Mayor Brandon Scott delivered his third State of the City address Monday evening, April 17, 2023 at the new Middle Branch Fitness and Wellness Center in Cherry Hill. Apparently, Mr. Scott’s choice of venue spoke to an example of his accomplishments.
The mayor ticked off several other examples of City Hall’s achievements, touting reduced unemployment, an expanded tax base, new small businesses, increased hotel occupancy, retrieving illegal guns and abating vacant abandoned properties among his ‘successes,’ proclaiming, “BALTIMORE. IS. BACK.”
Is Baltimore back, or is Baltimore going backward? We’re currently number two among the twenty most murderous cities in the country.
Any good news is welcome news; however, our city will never live to its full potential unless we confront dire truths about our condition and circumstances. Baltimore is certainly a strong city for withstanding the daunting issues confronting us that siphon too much of our vitality and resources.
At this writing, Baltimore City has experienced 83 murders this year as of April 19, one murder every 31 hours and 15 minutes, twenty-four-seven, since January 1. Assigning blame away from himself for the city’s gun violence crisis, Mr. Scott declared: “Baltimoreans elected me because we were approaching public safety in a way that was not producing results.”
During a Q&A with The Baltimore Times, Brandon Scott was eager to share that he had been vice-chair of the Public Safety Committee, eighteen days after becoming City Council president in 2019. He told us: “I have a bigger platform to demand from the agencies and administrative leadership in Baltimore, a comprehensive gun violence reduction strategy.” We could use that now, Mr. Mayor.
At the time, I made this statement to Mr. Scott: “Since Ms. Mosby took office in January 2015, these are the stats: 2015, 344 murders, 241 unsolved; 2016, 318 murders, 195 unsolved; 2017, 343 murders, 167 unsolved; 2018, 309 murders, 175 unsolved. Including 2019 numbers there could be as many as 800 unapprehended murderers on Baltimore streets, years prior to 2015 notwithstanding.”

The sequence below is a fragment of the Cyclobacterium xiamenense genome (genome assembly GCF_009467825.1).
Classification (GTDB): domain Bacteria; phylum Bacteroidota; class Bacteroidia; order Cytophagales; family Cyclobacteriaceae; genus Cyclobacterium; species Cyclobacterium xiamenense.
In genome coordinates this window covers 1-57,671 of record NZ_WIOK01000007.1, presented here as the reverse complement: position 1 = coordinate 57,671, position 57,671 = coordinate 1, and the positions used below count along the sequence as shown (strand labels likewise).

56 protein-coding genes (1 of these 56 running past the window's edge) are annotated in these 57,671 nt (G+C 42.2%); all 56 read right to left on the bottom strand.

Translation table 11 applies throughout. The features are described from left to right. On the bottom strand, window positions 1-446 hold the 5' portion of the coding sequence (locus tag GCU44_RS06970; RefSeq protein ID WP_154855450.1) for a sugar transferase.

The mayor’s speech Monday night did not include an acknowledgment that the low murder clearance rate in Baltimore strongly suggests that an inordinate amount of the city’s gun violence may be perpetrated by uncaught serial offenders.
I also mentioned to the future mayor that “research shows roughly 10,000 ex-offenders return to Baltimore streets annually with a recidivism rate of about 40 percent over 36 months. There appears a symbiotic relationship has developed between ex-offenders and urban street culture. The prison culture appears to have infiltrated the streets.”
One of the consequences of the miseducation of tens of thousands of youths, particularly in neighborhoods of high-density deprivation, is that illicit narcotics can become the default economy of the community, backed by guns, because jobs, resources and services don’t much exist.
Eighty-five percent of incarcerated youth confronting the correctional system are functionally illiterate, a trend that is roughly equal to unincarcerated youth participating in the school system. Data released by the Maryland Department of Education for 2023 identifies Baltimore City public school students’ math proficiency at 7% and reading proficiency at 16%. According to the Warnock Foundation: “70% of students who do not read proficiently by the end of 4th grade will end up on WELFARE or in JAIL. In Baltimore, 7 out of 10 students are at RISK!!”
Shouldn’t Brandon Scott have addressed the state of violence consuming Baltimore’s children? Grim statistics from the 2023 Gun Violence Archive reports that 40 of Baltimore’s children and adolescents have been wounded by gunfire and six killed between January 1 and April 16. “Black children and teens are 17 times more likely than white children and teens of the same age to die by gun homicide,” according to everytownresearch.org/.
“We are making constant strides towards building a safer Baltimore,” Mayor Scott extolled during his State of the City. That can’t happen until the data that defines the true condition of the city’s health is addressed. The details are in the data. The data determines the response. We didn’t hear a plan of action Monday night that gave us the urgent facts about the threats to our city by the numbers, and in plain English, about how the city intends to tackle that.
The Baltimore Times responded in an editorial to a comment former Mayor Jack Young made in 2018. Researching Baltimore murders to Mr. Young’s high school graduation year, 1975, added up to 11,554 killings. Add 2019 through 2022, and Baltimore has seen 12,910 murders, 1 murder every 32.5 hours, twenty-four-seven, for 48 straight years.
Unfortunately, these truths pose the mayor’s new rec center as just another possible crime scene.